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Intensity of exposure and incidence of melioidosis in Thai children

Cheng, Allen C., Wuthiekanun, Vanaporn, Limmathurotsakul, Direk, Chierakul, Wirongrong and Peacock, Sharon J. (2008). Intensity of exposure and incidence of melioidosis in Thai children. Transactions of the Royal Society of Tropical Medicine and Hygiene,102(Suppl. 1):S37-S39.

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Title Intensity of exposure and incidence of melioidosis in Thai children
Author Cheng, Allen C.
Wuthiekanun, Vanaporn
Limmathurotsakul, Direk
Chierakul, Wirongrong
Peacock, Sharon J.
Journal Name Transactions of the Royal Society of Tropical Medicine and Hygiene
Publication Date 2008
Volume Number 102
Issue Number Suppl. 1
ISSN 0035-9203   (check CDU catalogue  open catalogue search in new window)
Start Page S37
End Page S39
Total Pages 3
Place of Publication UK
Publisher Elsevier
Field of Research 0605 - Microbiology
1108 - Medical Microbiology
1117 - Public Health and Health Services
HERDC Category C1 - Journal Article (DEST)
Abstract There is a high background seroprevalence of antibodies to Burkholderia pseudomallei in Thailand that limits its use as a diagnostic tool. It is believed that this results from childhood exposure to the bacterium in mud and surface water. The increasing prevalence of antibodies with age is a marker of the intensity of exposure. A susceptible-infected-susceptible (SIS) model was calibrated with data on seroprevalence in children (<15 years) in Udon Thani and Ubon Ratchathani (n=2214). In this mathematical model, children were assumed to gain antibodies at a constant rate related to exposure events, and waning antibody response occurred at a constant rate. The intensity of exposure appeared to be higher in Udon Thani than in Ubon Ratchathani, with 24% vs. 11% of patients becoming seropositive each year. In Udon Thani children, antibodies appeared to be long-lasting, compared with those in Ubon Ratchathani, where the mean duration was 5.2 years. Based on an estimated paediatric disease incidence in Ubon Ratchathani of 4.15 per 100,000 population, it is estimated that approximately 1 in 4600 antibody-producing exposures results in clinical infection. Childhood seroprevalence can be used as a marker of intensity of exposure. Further work to separate the effect of exposure to B. thailandensis and cross-reactivity to B. pseudomallei is proposed.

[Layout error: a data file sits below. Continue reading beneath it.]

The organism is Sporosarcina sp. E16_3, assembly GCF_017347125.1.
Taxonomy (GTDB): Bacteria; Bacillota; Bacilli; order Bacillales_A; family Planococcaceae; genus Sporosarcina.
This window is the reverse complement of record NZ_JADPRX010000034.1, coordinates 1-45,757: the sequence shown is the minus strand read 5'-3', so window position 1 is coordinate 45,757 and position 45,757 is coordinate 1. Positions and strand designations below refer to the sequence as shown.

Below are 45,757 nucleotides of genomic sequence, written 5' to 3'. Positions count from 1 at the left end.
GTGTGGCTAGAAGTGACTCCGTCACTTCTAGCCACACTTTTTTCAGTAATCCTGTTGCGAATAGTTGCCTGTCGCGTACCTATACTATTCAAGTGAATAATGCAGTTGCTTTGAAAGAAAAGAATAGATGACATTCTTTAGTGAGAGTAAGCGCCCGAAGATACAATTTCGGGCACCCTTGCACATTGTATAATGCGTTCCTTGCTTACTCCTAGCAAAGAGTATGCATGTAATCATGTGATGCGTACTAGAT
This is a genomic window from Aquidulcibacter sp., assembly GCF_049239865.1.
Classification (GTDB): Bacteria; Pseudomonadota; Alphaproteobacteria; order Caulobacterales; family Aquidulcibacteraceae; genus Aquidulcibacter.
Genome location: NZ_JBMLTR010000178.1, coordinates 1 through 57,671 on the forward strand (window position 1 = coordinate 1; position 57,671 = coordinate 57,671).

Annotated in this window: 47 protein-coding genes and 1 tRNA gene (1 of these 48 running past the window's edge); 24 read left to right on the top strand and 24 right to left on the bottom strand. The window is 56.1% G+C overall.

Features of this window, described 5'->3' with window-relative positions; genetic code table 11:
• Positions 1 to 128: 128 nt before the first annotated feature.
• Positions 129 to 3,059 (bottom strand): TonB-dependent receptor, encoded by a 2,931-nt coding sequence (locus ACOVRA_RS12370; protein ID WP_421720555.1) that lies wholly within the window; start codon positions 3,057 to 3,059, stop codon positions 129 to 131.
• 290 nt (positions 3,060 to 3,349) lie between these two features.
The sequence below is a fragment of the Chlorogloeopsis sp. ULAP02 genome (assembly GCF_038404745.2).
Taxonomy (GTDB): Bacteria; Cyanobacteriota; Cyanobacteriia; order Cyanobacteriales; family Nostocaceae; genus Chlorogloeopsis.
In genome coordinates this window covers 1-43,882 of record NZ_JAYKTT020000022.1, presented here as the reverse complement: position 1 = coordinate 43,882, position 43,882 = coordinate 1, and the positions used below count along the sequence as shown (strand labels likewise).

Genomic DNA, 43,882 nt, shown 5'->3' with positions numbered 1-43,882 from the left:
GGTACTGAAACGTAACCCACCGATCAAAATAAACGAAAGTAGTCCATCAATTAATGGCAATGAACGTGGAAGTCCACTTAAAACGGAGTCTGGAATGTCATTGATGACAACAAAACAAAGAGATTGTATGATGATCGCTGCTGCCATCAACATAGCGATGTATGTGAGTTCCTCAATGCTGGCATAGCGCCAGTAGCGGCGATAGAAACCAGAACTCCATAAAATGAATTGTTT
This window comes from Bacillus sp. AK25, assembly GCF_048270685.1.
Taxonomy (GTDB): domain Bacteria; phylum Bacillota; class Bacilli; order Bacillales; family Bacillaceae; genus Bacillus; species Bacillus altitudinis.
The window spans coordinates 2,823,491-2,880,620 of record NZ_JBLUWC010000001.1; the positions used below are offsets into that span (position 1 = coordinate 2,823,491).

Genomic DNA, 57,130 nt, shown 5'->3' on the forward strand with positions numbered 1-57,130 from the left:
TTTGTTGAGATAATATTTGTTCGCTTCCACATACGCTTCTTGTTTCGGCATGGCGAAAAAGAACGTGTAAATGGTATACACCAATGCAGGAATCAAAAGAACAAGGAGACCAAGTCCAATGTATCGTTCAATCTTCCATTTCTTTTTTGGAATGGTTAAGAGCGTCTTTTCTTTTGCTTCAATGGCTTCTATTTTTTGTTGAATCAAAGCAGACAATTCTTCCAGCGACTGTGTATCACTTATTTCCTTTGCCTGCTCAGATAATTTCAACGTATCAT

DOI http://dx.doi.org/10.1016/S0035-9203(08)70010-5   (check subscription with CDU E-Gateway service for CDU Staff and Students  check subscription with CDU E-Gateway in new window)
 
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Created: Wed, 15 Apr 2009, 13:28:38 CST by Sarena Wegener